Hundreds of works by cartoonist Kariel Gardosh, who became famous under his pen name Dosh, will be showcased at an exhibit that opens tomorrow at the Land of Israel Museum in Tel Aviv. Dosh, who died seven years ago last month, became famous in part thanks to the cartoon character Srulik, featured in many of his works. Srulik was an Israeli figure with a naive expression and kova tembel, the classic Israeli, round brimless hat.
Dosh was the first Israeli cartoonist to have his work published in a newspaper daily. The exhibit, curated by Michal Broshi, displays works sketched over a period of 50 years.
Dosh was born Kariel Gardosh in 1921 in Budapest, Hungary, to an assimilated Jewish family. In 1946, he moved to France and two years later, immigrated to Israel. At first he related to cartooning as a temporary job, until he learned Hebrew and could move on to journalistic and literary writing. In the end, however, he stuck to this profession.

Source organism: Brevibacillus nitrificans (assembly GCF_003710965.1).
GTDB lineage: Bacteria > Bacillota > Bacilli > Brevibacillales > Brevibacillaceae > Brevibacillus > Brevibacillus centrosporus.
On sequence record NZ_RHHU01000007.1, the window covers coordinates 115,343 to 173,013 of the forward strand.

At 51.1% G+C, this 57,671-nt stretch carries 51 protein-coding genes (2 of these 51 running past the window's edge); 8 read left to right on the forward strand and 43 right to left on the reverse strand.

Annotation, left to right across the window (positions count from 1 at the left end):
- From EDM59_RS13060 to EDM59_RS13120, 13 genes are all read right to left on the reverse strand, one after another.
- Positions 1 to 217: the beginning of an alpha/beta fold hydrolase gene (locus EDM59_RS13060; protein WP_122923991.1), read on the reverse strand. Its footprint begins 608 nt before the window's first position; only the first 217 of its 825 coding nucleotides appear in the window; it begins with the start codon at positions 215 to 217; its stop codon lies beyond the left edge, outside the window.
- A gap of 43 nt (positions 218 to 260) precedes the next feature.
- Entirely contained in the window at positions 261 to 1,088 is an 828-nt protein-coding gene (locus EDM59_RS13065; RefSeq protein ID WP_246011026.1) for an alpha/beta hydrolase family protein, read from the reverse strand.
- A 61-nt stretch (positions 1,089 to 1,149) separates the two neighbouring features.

His first cartoons were published in Davar Hashavua and Ashmoret, and afterwards in Ha'olam Hazeh. In 1953, Dosh went over to the mass circulation daily Ma'ariv, where he published cartoons until his death in 2000. Over the years he also published articles, stories and skits.
In addition to cartooning, Dosh also illustrated many books, among them children's books and those written by his friend Ephraim Kishon. He also published a number of books on his own, among them "The Sinai Haggadah," "The Fabulous Book of Smoking and Folks" and "So Sorry We Won" (together with Ephraim Kishon). The exhibit will close on August 30.
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